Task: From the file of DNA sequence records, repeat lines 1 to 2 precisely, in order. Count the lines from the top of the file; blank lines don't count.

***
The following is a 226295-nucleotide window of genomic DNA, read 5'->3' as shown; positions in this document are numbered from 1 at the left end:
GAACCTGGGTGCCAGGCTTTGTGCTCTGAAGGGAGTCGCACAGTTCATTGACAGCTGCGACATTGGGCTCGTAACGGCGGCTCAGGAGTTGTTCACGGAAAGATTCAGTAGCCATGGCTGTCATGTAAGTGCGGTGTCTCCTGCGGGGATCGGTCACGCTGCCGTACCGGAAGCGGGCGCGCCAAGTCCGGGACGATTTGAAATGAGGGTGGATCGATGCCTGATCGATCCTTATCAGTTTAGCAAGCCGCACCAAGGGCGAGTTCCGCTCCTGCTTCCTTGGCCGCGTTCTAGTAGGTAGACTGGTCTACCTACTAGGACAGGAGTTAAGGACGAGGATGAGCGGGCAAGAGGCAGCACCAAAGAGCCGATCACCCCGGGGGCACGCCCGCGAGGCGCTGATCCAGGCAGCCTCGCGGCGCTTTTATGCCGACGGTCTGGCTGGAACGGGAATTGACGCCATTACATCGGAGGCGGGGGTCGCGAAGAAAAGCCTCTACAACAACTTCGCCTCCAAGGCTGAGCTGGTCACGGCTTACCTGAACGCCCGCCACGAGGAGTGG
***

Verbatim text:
The following is a 226295-nucleotide window of genomic DNA, read 5'->3' as shown; positions in this document are numbered from 1 at the left end:
GAACCTGGGTGCCAGGCTTTGTGCTCTGAAGGGAGTCGCACAGTTCATTGACAGCTGCGACATTGGGCTCGTAACGGCGGCTCAGGAGTTGTTCACGGAAAGATTCAGTAGCCATGGCTGTCATGTAAGTGCGGTGTCTCCTGCGGGGATCGGTCACGCTGCCGTACCGGAAGCGGGCGCGCCAAGTCCGGGACGATTTGAAATGAGGGTGGATCGATGCCTGATCGATCCTTATCAGTTTAGCAAGCCGCACCAAGGGCGAGTTCCGCTCCTGCTTCCTTGGCCGCGTTCTAGTAGGTAGACTGGTCTACCTACTAGGACAGGAGTTAAGGACGAGGATGAGCGGGCAAGAGGCAGCACCAAAGAGCCGATCACCCCGGGGGCACGCCCGCGAGGCGCTGATCCAGGCAGCCTCGCGGCGCTTTTATGCCGACGGTCTGGCTGGAACGGGAATTGACGCCATTACATCGGAGGCGGGGGTCGCGAAGAAAAGCCTCTACAACAACTTCGCCTCCAAGGCTGAGCTGGTCACGGCTTACCTGAACGCCCGCCACGAGGAGTGG